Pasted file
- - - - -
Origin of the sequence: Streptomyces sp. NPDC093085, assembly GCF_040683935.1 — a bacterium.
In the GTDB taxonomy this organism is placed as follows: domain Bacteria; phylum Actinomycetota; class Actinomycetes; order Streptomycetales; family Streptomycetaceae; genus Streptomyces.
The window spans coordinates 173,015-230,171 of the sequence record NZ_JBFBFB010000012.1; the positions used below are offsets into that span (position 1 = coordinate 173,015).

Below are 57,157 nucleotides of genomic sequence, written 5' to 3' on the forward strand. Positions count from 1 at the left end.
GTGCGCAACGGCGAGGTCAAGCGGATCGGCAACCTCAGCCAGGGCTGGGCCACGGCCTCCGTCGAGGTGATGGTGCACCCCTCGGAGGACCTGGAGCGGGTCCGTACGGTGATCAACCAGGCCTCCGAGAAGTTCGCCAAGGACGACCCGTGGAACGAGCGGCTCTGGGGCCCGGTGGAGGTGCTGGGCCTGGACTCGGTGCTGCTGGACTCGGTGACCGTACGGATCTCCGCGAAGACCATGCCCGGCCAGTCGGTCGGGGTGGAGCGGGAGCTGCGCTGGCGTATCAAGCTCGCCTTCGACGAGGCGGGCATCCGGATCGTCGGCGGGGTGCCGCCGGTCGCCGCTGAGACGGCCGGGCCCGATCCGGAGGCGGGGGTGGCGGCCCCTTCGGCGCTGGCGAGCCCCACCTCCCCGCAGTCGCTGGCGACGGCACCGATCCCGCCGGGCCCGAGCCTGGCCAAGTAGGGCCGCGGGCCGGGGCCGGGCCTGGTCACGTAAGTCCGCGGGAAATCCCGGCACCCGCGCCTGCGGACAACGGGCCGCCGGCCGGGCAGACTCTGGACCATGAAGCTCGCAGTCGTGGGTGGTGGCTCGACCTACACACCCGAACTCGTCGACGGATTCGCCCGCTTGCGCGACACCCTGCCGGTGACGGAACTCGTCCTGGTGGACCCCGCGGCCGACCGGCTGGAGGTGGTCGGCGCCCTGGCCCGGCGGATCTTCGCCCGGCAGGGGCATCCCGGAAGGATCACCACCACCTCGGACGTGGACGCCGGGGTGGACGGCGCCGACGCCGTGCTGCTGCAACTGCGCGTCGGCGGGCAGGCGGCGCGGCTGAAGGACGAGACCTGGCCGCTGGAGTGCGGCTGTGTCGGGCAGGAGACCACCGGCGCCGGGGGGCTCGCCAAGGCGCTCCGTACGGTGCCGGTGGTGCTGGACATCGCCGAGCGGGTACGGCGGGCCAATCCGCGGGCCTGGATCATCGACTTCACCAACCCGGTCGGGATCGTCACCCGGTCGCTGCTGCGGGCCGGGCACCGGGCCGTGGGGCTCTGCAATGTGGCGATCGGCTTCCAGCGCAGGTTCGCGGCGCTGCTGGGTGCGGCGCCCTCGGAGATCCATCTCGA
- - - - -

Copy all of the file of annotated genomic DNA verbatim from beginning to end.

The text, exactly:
Origin of the sequence: Streptomyces sp. NPDC093085, assembly GCF_040683935.1 — a bacterium.
In the GTDB taxonomy this organism is placed as follows: domain Bacteria; phylum Actinomycetota; class Actinomycetes; order Streptomycetales; family Streptomycetaceae; genus Streptomyces.
The window spans coordinates 173,015-230,171 of the sequence record NZ_JBFBFB010000012.1; the positions used below are offsets into that span (position 1 = coordinate 173,015).

Below are 57,157 nucleotides of genomic sequence, written 5' to 3' on the forward strand. Positions count from 1 at the left end.
GTGCGCAACGGCGAGGTCAAGCGGATCGGCAACCTCAGCCAGGGCTGGGCCACGGCCTCCGTCGAGGTGATGGTGCACCCCTCGGAGGACCTGGAGCGGGTCCGTACGGTGATCAACCAGGCCTCCGAGAAGTTCGCCAAGGACGACCCGTGGAACGAGCGGCTCTGGGGCCCGGTGGAGGTGCTGGGCCTGGACTCGGTGCTGCTGGACTCGGTGACCGTACGGATCTCCGCGAAGACCATGCCCGGCCAGTCGGTCGGGGTGGAGCGGGAGCTGCGCTGGCGTATCAAGCTCGCCTTCGACGAGGCGGGCATCCGGATCGTCGGCGGGGTGCCGCCGGTCGCCGCTGAGACGGCCGGGCCCGATCCGGAGGCGGGGGTGGCGGCCCCTTCGGCGCTGGCGAGCCCCACCTCCCCGCAGTCGCTGGCGACGGCACCGATCCCGCCGGGCCCGAGCCTGGCCAAGTAGGGCCGCGGGCCGGGGCCGGGCCTGGTCACGTAAGTCCGCGGGAAATCCCGGCACCCGCGCCTGCGGACAACGGGCCGCCGGCCGGGCAGACTCTGGACCATGAAGCTCGCAGTCGTGGGTGGTGGCTCGACCTACACACCCGAACTCGTCGACGGATTCGCCCGCTTGCGCGACACCCTGCCGGTGACGGAACTCGTCCTGGTGGACCCCGCGGCCGACCGGCTGGAGGTGGTCGGCGCCCTGGCCCGGCGGATCTTCGCCCGGCAGGGGCATCCCGGAAGGATCACCACCACCTCGGACGTGGACGCCGGGGTGGACGGCGCCGACGCCGTGCTGCTGCAACTGCGCGTCGGCGGGCAGGCGGCGCGGCTGAAGGACGAGACCTGGCCGCTGGAGTGCGGCTGTGTCGGGCAGGAGACCACCGGCGCCGGGGGGCTCGCCAAGGCGCTCCGTACGGTGCCGGTGGTGCTGGACATCGCCGAGCGGGTACGGCGGGCCAATCCGCGGGCCTGGATCATCGACTTCACCAACCCGGTCGGGATCGTCACCCGGTCGCTGCTGCGGGCCGGGCACCGGGCCGTGGGGCTCTGCAATGTGGCGATCGGCTTCCAGCGCAGGTTCGCGGCGCTGCTGGGTGCGGCGCCCTCGGAGATCCATCTCGA